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What Debts Can I Not Discharge In Chapter 7 Bankruptcy?

On Behalf of | Oct 31, 2016 | Chapter 7 Bankruptcy |

Any Maryland resident can fall on hard times financially. If you have reached the point where you can no longer pay your debts and other expenses, you are likely considering your options to have some, if not all, of your debts eliminated. One option you may have considered is filing for Chapter 7 bankruptcy. Known as a liquidation bankruptcy, Chapter 7 allows you to discharge some of your debt so that you can begin to rebuild your finances. However, you need to understand what debt you cannot eliminate through this type of bankruptcy.

Alimony and child support: If you are divorced and have been ordered to pay alimony and/or child support, those payments cannot be discharged through bankruptcy. If you cannot meet your obligations, you can seek to have the court order modified with regards to your current financial situation, which will hopefully result in a reduction of the payments for which you are responsible.

Student loans: If you owe a significant amount in student loans, making those payments can be tough. While student loans are typically not discharged in bankruptcy, you can find relief by proving that the payments will cause you undue hardship. To find out more about how you can qualify for an undue hardship exemption, you will need to speak with a bankruptcy attorney.

Fines, penalties and judgements: If you have been ordered by the court to pay for court fees or penalties associated with criminal activity, you will not be able to discharge those debts under bankruptcy protection. Likewise, you cannot discharge debt you owe because of judgements against you as a result of civil claims. If you were ordered to pay restitution because of a personal injury or wrongful death claim made against you because of your negligent or criminal actions, such as drunk driving, you will not be able to discharge this obligation.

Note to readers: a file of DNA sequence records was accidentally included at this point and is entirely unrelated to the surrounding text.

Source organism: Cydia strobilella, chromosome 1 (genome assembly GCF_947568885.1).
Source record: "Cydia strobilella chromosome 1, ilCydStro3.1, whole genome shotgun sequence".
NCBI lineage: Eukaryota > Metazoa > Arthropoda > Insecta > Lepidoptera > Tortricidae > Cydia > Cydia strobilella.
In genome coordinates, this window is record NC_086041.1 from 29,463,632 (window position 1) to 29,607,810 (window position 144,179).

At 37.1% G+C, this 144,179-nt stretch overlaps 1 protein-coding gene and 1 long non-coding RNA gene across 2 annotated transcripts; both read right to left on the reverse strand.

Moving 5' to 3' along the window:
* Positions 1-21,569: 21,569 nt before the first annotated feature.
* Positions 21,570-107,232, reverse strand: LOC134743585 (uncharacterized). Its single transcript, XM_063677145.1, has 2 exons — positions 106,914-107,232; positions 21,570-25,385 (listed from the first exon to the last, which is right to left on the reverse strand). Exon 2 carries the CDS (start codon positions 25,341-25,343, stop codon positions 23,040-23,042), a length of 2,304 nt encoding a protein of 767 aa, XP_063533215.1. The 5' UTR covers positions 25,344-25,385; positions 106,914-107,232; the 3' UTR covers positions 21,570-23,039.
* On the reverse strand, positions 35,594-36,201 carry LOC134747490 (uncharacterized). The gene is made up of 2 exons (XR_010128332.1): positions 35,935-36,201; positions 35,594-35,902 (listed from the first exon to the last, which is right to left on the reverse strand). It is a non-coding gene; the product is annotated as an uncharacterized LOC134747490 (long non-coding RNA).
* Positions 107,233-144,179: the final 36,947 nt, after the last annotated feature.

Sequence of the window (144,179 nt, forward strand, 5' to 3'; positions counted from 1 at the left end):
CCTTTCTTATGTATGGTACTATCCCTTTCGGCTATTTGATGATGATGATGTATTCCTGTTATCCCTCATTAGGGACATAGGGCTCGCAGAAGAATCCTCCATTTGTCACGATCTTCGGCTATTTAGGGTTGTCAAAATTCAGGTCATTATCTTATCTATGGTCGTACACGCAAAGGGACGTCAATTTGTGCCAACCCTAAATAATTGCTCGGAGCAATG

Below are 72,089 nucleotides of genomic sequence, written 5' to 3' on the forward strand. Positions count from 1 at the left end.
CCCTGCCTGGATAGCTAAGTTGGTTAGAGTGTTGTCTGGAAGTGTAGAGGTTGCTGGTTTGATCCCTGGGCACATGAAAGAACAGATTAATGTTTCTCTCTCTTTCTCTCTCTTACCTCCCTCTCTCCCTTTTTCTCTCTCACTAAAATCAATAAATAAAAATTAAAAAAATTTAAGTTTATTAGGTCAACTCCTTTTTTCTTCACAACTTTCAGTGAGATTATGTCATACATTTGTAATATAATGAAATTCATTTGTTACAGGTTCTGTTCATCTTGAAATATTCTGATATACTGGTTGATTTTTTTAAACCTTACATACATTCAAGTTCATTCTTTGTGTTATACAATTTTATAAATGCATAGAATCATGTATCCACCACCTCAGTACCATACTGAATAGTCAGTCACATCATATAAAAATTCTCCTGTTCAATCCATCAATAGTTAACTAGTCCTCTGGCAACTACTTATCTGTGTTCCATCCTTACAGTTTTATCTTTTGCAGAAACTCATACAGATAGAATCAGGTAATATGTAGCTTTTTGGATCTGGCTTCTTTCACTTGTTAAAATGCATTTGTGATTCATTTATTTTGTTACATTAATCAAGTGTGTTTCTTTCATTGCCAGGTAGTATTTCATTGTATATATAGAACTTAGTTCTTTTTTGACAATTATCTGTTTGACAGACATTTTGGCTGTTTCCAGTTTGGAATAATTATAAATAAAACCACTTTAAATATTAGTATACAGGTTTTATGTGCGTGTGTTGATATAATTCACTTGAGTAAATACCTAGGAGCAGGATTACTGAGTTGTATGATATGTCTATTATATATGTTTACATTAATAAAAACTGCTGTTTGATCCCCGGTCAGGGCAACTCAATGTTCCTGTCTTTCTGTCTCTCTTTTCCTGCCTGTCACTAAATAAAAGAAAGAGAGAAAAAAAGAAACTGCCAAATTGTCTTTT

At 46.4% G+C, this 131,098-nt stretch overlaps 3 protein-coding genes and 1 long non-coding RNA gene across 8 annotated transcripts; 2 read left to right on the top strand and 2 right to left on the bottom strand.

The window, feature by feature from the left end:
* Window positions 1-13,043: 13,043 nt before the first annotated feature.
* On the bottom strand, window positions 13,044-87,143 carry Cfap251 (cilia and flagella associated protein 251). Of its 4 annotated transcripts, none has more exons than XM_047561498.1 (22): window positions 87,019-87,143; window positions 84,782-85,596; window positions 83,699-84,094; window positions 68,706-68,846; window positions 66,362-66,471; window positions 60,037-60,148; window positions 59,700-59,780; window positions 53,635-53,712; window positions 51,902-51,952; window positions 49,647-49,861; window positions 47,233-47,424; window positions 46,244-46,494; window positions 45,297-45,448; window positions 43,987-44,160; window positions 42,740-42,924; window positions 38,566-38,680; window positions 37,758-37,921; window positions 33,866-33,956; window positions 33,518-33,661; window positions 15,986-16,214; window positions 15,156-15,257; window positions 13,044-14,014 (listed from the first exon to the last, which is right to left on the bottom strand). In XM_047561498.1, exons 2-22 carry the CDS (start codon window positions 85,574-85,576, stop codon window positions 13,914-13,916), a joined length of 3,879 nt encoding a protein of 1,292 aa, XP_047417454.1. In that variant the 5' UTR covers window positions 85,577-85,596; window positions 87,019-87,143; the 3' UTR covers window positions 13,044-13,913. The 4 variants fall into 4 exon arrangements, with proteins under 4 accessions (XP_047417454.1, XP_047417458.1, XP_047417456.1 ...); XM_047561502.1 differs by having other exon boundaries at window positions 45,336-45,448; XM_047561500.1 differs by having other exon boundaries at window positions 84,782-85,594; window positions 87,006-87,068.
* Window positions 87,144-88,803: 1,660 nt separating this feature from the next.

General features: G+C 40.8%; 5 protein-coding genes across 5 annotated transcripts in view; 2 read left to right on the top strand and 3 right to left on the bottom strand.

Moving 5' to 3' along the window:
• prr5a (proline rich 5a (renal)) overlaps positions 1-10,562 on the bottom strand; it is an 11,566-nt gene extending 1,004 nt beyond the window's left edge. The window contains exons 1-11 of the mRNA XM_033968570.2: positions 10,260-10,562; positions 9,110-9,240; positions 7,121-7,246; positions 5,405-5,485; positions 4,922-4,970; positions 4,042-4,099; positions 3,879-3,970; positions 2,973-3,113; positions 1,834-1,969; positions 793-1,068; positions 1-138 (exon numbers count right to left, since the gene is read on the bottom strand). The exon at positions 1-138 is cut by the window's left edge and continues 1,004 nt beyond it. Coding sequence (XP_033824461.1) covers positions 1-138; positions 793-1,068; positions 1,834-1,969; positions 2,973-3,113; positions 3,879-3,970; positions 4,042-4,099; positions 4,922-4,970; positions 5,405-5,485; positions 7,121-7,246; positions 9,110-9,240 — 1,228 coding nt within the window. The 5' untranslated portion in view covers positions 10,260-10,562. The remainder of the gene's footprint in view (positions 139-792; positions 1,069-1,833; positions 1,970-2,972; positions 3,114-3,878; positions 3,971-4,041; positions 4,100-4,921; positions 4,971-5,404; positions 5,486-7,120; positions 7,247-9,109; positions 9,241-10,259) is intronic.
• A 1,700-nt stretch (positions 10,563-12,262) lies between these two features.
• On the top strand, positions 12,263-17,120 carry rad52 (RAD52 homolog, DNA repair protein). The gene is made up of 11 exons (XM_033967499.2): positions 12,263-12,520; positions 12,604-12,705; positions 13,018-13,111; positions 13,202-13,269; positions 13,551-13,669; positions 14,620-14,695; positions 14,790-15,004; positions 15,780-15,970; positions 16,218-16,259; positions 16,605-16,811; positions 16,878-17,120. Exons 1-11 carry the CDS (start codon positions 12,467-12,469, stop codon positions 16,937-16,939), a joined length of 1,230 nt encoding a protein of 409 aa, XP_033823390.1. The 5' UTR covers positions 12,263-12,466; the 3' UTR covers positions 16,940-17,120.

Tax debt: If you owe a considerable amount in personal income taxes over the past three years, you cannot discharge that debt through bankruptcy. This applies to other types of tax debt as well.

Debts you fail to list in your filing: Even if the debt is eligible to be discharged under bankruptcy protection, failing to list that debt will likely mean that you will still be responsible for it after the court approves your filing. Make sure you list all of your debts when you file for bankruptcy so that you can have all eligible debts discharged.

Aside from the debts listed above, other debts may also be non-dischargeable. Under Maryland bankruptcy law, you may still be responsible for debts you incurred through illegal activities, such as fraud or embezzlement, as well as substantial debts you incurred just before your bankruptcy. In order to determine all of your options regarding which debts you can discharge through Chapter 7 bankruptcy, you need to consult with an experienced bankruptcy attorney.